Jonny Miree, along with wife Carol and daughter Jessie, are behind TheRockinR, a charity that provides gaming equipment to children in hospitals and hospices. Driven by the tragic loss of their 11-year-old son Reece to an incurable brain tumour, the family saw the comfort that games brought him during his illness and decided to pass the experience on. Now dozens of hospitals across England have TheRockinR gaming carts, which are making a difficult time a little bit easier for sick kids and their loved ones.
Miree, from Wakefield, was in the Royal Marines for around eight years and now does counter-terrorism training part-time. That, he said, often doesn’t square up with the kind of charity he runs in the minds of many; but he and Reece “were always gamers”.
In May 2017, Reece developed double vision. The following month, he was diagnosed with a brain tumour known as DIPG (diffuse intrinsic pontine glioma) and given less than a year to live. For the next nine months, Reece and his family were in and out of hospital while he received six weeks of radiotherapy, scans and surgeries. In February 2018, he had lost the use of his left arm (something his dad notes as a huge blow because it impacted on his ability to play games), and the following month he died.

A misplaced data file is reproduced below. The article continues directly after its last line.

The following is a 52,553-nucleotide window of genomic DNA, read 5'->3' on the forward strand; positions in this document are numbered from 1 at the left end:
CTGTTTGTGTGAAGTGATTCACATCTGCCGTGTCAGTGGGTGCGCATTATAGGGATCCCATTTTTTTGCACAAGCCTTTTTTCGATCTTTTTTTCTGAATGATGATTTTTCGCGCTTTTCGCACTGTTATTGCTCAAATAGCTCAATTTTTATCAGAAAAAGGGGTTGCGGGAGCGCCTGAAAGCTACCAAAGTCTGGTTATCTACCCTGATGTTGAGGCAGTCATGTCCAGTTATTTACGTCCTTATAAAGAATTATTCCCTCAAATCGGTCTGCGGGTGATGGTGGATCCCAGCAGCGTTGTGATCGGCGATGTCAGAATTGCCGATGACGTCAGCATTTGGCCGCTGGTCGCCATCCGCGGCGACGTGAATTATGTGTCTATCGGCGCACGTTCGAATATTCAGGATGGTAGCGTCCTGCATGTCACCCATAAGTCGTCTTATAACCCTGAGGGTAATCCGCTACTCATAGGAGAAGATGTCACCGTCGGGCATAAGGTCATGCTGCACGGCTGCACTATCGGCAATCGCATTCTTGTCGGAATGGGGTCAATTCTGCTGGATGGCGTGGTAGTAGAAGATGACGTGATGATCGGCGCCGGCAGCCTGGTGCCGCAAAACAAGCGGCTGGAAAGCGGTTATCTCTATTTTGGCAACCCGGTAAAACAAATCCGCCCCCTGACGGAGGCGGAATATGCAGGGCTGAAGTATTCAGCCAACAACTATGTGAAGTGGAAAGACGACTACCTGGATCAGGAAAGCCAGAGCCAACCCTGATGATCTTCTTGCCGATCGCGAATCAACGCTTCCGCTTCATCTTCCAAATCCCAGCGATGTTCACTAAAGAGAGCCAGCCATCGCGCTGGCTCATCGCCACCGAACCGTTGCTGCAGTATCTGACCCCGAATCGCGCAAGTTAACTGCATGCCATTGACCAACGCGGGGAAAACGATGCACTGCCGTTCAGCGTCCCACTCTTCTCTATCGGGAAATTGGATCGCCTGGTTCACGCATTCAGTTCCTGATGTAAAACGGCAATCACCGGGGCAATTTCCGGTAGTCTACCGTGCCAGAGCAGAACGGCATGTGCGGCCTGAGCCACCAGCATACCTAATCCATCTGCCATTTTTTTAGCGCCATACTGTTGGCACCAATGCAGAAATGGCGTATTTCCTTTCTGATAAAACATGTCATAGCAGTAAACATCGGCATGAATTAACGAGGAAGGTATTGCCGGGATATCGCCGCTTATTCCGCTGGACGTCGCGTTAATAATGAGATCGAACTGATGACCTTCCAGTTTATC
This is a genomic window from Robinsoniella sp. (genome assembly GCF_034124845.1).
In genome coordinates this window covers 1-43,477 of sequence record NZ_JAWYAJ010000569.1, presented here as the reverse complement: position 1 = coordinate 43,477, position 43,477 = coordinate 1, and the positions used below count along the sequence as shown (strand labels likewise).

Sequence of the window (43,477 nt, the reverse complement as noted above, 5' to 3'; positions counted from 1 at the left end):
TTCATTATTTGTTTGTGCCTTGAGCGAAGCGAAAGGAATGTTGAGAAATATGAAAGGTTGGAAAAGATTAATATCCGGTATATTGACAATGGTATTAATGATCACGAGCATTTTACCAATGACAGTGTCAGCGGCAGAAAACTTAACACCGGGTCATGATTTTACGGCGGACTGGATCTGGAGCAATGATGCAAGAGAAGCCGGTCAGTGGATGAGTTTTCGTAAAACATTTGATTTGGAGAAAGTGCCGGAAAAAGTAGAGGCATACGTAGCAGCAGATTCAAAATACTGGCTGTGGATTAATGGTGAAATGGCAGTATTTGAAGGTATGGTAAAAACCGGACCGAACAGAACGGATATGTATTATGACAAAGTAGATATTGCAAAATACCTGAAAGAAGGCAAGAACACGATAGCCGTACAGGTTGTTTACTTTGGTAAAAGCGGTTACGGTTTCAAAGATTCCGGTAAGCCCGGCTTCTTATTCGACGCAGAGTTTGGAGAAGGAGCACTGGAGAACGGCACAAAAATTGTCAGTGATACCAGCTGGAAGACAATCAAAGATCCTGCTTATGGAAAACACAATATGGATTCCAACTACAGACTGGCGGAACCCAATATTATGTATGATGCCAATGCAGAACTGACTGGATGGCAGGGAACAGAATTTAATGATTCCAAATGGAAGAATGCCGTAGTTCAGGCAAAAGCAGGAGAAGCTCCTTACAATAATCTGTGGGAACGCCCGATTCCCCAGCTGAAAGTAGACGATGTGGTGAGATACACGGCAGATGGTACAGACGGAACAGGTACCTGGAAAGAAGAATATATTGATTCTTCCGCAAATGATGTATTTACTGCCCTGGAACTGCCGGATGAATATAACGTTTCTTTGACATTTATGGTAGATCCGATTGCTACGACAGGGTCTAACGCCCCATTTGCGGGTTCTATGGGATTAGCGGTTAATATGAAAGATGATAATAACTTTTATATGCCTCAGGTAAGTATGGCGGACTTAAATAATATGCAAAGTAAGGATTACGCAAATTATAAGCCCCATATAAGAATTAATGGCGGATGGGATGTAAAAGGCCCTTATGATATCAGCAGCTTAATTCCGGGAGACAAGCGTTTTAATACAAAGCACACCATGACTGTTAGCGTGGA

“Any parent would say the same, but I do believe that Reece had much more to offer,” Miree tells The Big Issue. “My son loved to give, and we were helped out a lot when he was ill.
“So I thought: How do I honour my boy? It seemed obvious to give something back to other children, something he would have liked.” TheRockinR was Reece’s online gametag.
The family was already well aware of how big an impact gaming can have when life is turned upside down. “When he was unwell, his life changed,” his dad says. “The way he looked, his mobility, and that’s where gaming came back into it.